Here's the German forces all lined up and ready to go.

The British wait in their defences, their attackers obscured by mist.

Not one to pass up an opportunity to attack, turn one and Phil is over the British defence line, his infantry leaving their armour support in their wake.

Steve launches an immediate counter attack...

.. but is bounced back by the elated Huns.

Phil has surged across the first line of defences and is heading off for Villers Bretonneux. He has despatched a battalion to deal with the remaining front line unit on the British left flank (he never deals with it throughout the game). Richard is up to the defences, and launches a double assault.

He is successful on the left, but held up by a gallant rearguard on his right.

Steve calls down a suppressive barrage to delay the attack (the German barrage rolls have been unmitigated failures up to this point). Luckily it doesn't stray, and drops a curtain of fire across the German line of attack.

The barrage is followed by a vigorous counterattack. Unable to retire because of the shelling behind them, Richard's forces take heavy casualties. Phil has less opposition, and is able to press on, out of shot at the top of the picture.

In his next turn Steve dropped a Point Barrage on the centre of the table, mainly frustrating Phil, who was desperately trying to avoid taking any morale tests if he could.

Alas the barrage was too much for some of his fellows, who turned tail and headed for the table edge.

At this point it looked like the German assault had stalled. Richard was back on his heels, and Phil's left had been forced back. However, Phil had now got his tank forwards, and was pressing on into Monument Wood, in front of V-B.

It was now time for the Germans to call in a suppressive barrage, which masked off the centre of Steve's second line whilst Phil assaulted objective 4, successfully.

Richard had now re-grouped and gone back on to the offensive.

For the first time the Germans had a tank in position, and drove it across the  British defences, which collapsed.

From the resulting position it looked like Richard could roll up the rest of the British front line.

Phil was now firmly ensconced on objective 4, with the remains of a couple of British battalions hanging on to the table edge in front of them.

At this point we had to stop as chatting and me referring to rules I'm not really familiar with had slowed us down and it was getting on for midnight. It looked like the Germans were on top, but the Brits were holding on. The Game Countdown clock still had 6 points to go. We had a quick wash up and I explained what happened historically. Phil remarked that his Grandfather was with the Machine Gun Corps at the battle, which added some personal colour to the evening.

When I went out this afternoon to put everything away I decided to run through the next turn, as it was obvious what Phil & Richard were about to do.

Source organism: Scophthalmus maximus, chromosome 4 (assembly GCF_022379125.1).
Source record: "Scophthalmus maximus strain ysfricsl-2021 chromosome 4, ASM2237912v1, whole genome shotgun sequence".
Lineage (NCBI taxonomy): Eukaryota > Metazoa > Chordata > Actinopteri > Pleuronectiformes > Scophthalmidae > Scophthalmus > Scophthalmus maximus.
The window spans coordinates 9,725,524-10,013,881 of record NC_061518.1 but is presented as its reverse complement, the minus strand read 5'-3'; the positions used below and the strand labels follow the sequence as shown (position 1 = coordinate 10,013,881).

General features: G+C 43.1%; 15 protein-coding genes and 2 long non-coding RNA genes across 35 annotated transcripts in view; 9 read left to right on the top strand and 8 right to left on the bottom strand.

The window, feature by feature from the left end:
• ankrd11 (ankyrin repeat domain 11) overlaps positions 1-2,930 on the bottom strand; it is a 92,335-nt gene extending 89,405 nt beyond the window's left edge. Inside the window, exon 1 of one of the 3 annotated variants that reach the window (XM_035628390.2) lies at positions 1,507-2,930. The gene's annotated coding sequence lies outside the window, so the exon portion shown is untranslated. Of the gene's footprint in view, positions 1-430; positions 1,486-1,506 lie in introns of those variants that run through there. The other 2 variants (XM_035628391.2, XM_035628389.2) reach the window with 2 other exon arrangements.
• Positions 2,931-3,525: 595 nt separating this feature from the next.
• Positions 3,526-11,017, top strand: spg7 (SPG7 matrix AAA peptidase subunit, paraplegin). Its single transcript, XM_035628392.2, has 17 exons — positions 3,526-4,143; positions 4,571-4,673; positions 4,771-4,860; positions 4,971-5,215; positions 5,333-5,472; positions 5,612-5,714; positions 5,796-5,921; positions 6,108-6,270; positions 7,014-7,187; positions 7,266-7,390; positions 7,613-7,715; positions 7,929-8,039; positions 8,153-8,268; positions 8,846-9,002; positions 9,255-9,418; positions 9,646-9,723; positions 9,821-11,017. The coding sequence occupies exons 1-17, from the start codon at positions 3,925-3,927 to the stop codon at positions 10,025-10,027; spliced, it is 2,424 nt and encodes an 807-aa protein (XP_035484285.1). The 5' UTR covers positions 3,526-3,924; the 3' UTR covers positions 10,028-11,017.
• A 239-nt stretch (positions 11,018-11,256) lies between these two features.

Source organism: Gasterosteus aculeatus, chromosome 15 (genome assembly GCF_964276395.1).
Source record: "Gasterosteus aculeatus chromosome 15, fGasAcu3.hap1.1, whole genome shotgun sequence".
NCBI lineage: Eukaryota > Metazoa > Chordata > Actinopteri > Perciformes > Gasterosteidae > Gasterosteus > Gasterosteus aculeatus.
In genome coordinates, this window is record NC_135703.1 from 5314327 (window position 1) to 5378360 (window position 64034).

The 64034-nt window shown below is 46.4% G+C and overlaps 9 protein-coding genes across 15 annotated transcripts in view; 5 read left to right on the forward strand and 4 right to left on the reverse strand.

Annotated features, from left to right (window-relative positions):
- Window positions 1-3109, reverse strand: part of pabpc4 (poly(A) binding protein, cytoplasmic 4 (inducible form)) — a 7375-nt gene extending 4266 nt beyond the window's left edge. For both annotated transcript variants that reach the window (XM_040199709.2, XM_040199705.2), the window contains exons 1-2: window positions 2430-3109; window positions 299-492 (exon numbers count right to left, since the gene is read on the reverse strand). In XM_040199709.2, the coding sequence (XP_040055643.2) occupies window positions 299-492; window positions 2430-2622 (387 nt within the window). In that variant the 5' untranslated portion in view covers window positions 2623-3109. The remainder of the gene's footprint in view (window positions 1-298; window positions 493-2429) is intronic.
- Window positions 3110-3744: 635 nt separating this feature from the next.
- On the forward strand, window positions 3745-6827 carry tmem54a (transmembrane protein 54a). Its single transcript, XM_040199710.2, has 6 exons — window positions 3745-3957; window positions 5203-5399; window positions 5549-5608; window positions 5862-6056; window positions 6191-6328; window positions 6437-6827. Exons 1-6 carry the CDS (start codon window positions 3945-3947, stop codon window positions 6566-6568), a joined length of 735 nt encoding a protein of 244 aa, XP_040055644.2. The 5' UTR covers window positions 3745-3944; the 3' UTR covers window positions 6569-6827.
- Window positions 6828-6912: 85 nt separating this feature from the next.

I held on to objective 4, but launched assaults on the artillery next to them, and the Divisional HQ, now free from barrage smoke. These were both successful.The Germans now held all of V-B, except for one small toe hold in the corner.

Richard's troops were now able to start to roll up the front line, as anticipated.

The Germans now had a significant breakthrough on their left as well.

Time for the "Savage Rabbits", as Lt Mitchell and his tank force emerged onto the table to launch the counter attack.

Alas, tho', I threw a 6 for the countdown clock, and the game ended.

I totted up the Square Bashing victory points, as close as I could, and came up with a marginal British victory, which doesn't feel right. This was probably as the German left hadn't made enough progress, and the key rows and objectives were still mostly in the hands of 8th Division.

The players had said it played well. If I were to do it again I might look at a few things, and would certainly revisit the table layout. I did take some liberties, as you will be able to tell from the map below (half this sector was covered by 58th Div, but I shifted 8th Div across to cover it all as I had more info on them). In reality the Germans got all the way through VB, and made it to the table edge where Mitchell's tanks came on. It all looked very dicey for the Allies. Immediate counter attacks were ordered, but these were held off until nightfall, when the Australian counterattack went in and was completely successful. Most of the A7Vs were lost.

The Australian accounts stress the inexperience of the British troops, and say they were too keen to run away. That's easy to say when you've been moved out of the sector to a stronger position and not been attacked by tanks in positions you've only just occupied and have no anti-tank weapons. And 8th Division was weak, and held on remarkably well considering the odds stacked against them. The artillery men were notably brave, working their pieces despite being under heavy machine gun fire.

SB does have some issues. The ground scale / unit density isn't as scalable as I might like, and it is fairly broad brush in the way troops are represented. However, the constraints it imposes and the way it works does look like a WW1 Western Front battle, so I will persist with it.  However, I have to say that even after all these years the rules are ramshackle, much as I love them and will continue to recommend them. There's no knowing where information might be, even tho' the rules have contents and an index. I hope I've done better than that with my latest set.